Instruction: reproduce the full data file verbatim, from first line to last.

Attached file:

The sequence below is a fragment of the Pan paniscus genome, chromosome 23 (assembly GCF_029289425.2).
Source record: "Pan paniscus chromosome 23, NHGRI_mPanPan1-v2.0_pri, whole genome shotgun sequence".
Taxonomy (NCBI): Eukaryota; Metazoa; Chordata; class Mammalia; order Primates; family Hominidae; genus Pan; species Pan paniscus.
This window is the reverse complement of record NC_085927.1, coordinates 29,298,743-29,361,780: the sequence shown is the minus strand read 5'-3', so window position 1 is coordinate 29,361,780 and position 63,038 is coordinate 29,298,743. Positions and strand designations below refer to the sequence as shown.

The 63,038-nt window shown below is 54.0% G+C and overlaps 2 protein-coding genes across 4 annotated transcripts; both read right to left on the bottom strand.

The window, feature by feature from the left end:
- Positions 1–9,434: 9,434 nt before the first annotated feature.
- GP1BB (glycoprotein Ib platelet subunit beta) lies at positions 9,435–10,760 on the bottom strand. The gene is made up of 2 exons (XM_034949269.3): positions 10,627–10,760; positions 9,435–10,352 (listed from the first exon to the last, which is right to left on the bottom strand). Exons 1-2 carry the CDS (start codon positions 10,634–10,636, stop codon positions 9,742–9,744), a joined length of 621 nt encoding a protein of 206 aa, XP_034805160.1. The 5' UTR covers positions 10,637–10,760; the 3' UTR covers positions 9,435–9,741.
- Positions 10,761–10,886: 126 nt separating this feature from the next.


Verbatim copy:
The sequence below is a fragment of the Pan paniscus genome, chromosome 23 (assembly GCF_029289425.2).
Source record: "Pan paniscus chromosome 23, NHGRI_mPanPan1-v2.0_pri, whole genome shotgun sequence".
Taxonomy (NCBI): Eukaryota; Metazoa; Chordata; class Mammalia; order Primates; family Hominidae; genus Pan; species Pan paniscus.
This window is the reverse complement of record NC_085927.1, coordinates 29,298,743-29,361,780: the sequence shown is the minus strand read 5'-3', so window position 1 is coordinate 29,361,780 and position 63,038 is coordinate 29,298,743. Positions and strand designations below refer to the sequence as shown.

The 63,038-nt window shown below is 54.0% G+C and overlaps 2 protein-coding genes across 4 annotated transcripts; both read right to left on the bottom strand.

The window, feature by feature from the left end:
- Positions 1–9,434: 9,434 nt before the first annotated feature.
- GP1BB (glycoprotein Ib platelet subunit beta) lies at positions 9,435–10,760 on the bottom strand. The gene is made up of 2 exons (XM_034949269.3): positions 10,627–10,760; positions 9,435–10,352 (listed from the first exon to the last, which is right to left on the bottom strand). Exons 1-2 carry the CDS (start codon positions 10,634–10,636, stop codon positions 9,742–9,744), a joined length of 621 nt encoding a protein of 206 aa, XP_034805160.1. The 5' UTR covers positions 10,637–10,760; the 3' UTR covers positions 9,435–9,741.
- Positions 10,761–10,886: 126 nt separating this feature from the next.